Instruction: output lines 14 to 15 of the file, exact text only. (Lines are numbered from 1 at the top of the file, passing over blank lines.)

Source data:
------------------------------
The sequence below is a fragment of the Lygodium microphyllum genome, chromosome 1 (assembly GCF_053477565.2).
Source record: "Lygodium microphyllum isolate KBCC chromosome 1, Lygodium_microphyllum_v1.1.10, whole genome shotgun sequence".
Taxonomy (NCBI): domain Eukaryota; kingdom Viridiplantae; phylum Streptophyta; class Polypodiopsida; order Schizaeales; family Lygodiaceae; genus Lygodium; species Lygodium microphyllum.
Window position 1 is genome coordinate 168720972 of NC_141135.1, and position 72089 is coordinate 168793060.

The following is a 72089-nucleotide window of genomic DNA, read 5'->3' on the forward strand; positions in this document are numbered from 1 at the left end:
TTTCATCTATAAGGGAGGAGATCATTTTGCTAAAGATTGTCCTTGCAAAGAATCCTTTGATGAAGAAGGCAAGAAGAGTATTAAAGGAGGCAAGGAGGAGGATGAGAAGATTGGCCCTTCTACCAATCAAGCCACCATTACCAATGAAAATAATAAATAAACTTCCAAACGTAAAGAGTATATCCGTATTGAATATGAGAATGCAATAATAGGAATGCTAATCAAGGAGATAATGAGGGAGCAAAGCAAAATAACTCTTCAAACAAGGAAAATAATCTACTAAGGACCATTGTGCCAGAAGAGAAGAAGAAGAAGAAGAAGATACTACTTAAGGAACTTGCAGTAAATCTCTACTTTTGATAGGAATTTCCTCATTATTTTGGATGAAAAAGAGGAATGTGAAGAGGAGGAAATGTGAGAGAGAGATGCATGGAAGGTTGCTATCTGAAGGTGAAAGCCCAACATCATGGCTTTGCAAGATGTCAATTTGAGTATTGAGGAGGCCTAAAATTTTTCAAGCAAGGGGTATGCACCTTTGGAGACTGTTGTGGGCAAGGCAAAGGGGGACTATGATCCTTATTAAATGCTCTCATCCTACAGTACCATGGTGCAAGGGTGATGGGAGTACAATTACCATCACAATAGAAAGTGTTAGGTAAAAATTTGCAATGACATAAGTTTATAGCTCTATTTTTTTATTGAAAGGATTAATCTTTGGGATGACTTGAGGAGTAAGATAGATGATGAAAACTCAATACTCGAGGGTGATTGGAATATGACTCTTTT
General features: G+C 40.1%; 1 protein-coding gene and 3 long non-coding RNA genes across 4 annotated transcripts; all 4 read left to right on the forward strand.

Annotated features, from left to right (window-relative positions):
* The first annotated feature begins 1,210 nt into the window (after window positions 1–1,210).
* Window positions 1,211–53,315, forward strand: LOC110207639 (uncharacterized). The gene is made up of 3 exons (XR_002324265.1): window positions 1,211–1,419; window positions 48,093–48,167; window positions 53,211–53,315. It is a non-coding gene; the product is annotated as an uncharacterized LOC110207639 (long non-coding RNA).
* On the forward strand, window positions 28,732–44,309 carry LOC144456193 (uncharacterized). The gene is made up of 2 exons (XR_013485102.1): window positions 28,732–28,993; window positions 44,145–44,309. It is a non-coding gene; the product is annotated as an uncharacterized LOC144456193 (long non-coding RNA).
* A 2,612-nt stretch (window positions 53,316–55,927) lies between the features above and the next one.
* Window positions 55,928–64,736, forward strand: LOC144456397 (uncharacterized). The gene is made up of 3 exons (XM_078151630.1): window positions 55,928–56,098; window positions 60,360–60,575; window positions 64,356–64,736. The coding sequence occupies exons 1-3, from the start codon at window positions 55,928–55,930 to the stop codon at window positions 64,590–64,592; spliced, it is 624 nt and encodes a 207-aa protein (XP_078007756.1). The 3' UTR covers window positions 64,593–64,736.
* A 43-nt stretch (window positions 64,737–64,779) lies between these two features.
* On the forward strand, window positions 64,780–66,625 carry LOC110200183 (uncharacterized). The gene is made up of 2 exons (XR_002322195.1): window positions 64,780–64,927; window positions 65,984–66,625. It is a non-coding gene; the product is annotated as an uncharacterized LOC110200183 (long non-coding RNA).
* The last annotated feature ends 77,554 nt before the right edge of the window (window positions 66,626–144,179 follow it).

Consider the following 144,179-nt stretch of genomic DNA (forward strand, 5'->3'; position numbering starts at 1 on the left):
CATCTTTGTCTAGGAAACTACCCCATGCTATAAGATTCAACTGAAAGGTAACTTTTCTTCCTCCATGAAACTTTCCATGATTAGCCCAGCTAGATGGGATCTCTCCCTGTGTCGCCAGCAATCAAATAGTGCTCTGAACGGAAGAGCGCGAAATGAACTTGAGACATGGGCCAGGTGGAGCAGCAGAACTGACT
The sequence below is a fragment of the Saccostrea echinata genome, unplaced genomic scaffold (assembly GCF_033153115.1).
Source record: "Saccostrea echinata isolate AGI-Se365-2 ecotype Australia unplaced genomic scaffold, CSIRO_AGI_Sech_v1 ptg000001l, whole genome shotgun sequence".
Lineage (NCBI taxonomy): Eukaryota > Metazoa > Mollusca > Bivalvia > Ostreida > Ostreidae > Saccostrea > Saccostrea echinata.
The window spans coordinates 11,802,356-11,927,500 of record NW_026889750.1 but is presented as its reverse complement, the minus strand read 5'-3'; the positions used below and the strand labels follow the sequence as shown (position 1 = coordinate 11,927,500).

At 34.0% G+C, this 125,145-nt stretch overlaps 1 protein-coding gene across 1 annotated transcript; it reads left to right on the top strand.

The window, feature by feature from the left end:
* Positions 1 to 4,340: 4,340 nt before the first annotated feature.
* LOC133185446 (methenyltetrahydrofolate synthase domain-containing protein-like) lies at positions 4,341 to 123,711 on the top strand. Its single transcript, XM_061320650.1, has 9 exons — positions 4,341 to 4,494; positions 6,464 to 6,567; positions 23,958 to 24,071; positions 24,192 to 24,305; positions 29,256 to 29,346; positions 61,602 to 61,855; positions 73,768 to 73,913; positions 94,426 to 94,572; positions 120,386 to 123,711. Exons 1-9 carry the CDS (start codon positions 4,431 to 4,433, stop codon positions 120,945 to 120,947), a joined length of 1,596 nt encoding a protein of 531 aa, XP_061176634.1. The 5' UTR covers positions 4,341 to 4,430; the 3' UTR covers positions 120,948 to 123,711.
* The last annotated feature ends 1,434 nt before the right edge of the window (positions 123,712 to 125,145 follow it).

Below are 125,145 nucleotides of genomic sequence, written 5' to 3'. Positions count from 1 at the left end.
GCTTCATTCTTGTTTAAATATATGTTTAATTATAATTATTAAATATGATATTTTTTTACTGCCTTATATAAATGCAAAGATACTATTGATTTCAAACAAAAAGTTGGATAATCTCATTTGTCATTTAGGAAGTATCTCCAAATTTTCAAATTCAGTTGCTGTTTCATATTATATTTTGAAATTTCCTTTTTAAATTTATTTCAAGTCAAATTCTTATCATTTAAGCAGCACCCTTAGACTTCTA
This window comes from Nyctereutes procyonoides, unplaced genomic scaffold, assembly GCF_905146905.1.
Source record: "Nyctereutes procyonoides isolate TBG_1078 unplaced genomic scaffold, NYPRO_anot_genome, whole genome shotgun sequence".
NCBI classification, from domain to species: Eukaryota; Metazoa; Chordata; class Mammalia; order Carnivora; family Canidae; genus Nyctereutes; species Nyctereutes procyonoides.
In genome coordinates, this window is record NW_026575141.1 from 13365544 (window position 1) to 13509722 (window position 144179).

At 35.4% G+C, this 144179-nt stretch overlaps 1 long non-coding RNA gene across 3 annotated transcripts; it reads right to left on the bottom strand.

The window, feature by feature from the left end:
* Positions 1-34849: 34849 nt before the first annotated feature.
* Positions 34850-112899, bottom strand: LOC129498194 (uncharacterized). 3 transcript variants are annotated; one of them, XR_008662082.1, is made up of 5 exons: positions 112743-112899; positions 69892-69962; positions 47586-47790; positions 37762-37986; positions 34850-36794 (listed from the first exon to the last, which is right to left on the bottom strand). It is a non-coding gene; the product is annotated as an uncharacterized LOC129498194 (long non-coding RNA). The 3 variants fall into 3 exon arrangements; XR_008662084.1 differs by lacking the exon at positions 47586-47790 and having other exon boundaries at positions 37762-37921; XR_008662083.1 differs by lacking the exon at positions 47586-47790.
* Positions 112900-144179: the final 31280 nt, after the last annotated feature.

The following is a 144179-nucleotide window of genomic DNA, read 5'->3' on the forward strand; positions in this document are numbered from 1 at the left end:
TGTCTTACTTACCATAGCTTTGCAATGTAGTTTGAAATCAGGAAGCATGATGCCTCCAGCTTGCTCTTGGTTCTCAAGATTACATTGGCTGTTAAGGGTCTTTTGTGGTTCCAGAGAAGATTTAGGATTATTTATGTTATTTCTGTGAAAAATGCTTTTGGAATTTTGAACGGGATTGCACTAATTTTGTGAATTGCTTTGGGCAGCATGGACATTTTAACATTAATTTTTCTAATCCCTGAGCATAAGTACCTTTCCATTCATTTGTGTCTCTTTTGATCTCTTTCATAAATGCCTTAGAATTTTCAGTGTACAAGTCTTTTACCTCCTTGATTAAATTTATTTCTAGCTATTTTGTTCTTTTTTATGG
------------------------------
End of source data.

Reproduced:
* A 43-nt stretch (window positions 64,737–64,779) lies between these two features.
* On the forward strand, window positions 64,780–66,625 carry LOC110200183 (uncharacterized). The gene is made up of 2 exons (XR_002322195.1): window positions 64,780–64,927; window positions 65,984–66,625. It is a non-coding gene; the product is annotated as an uncharacterized LOC110200183 (long non-coding RNA).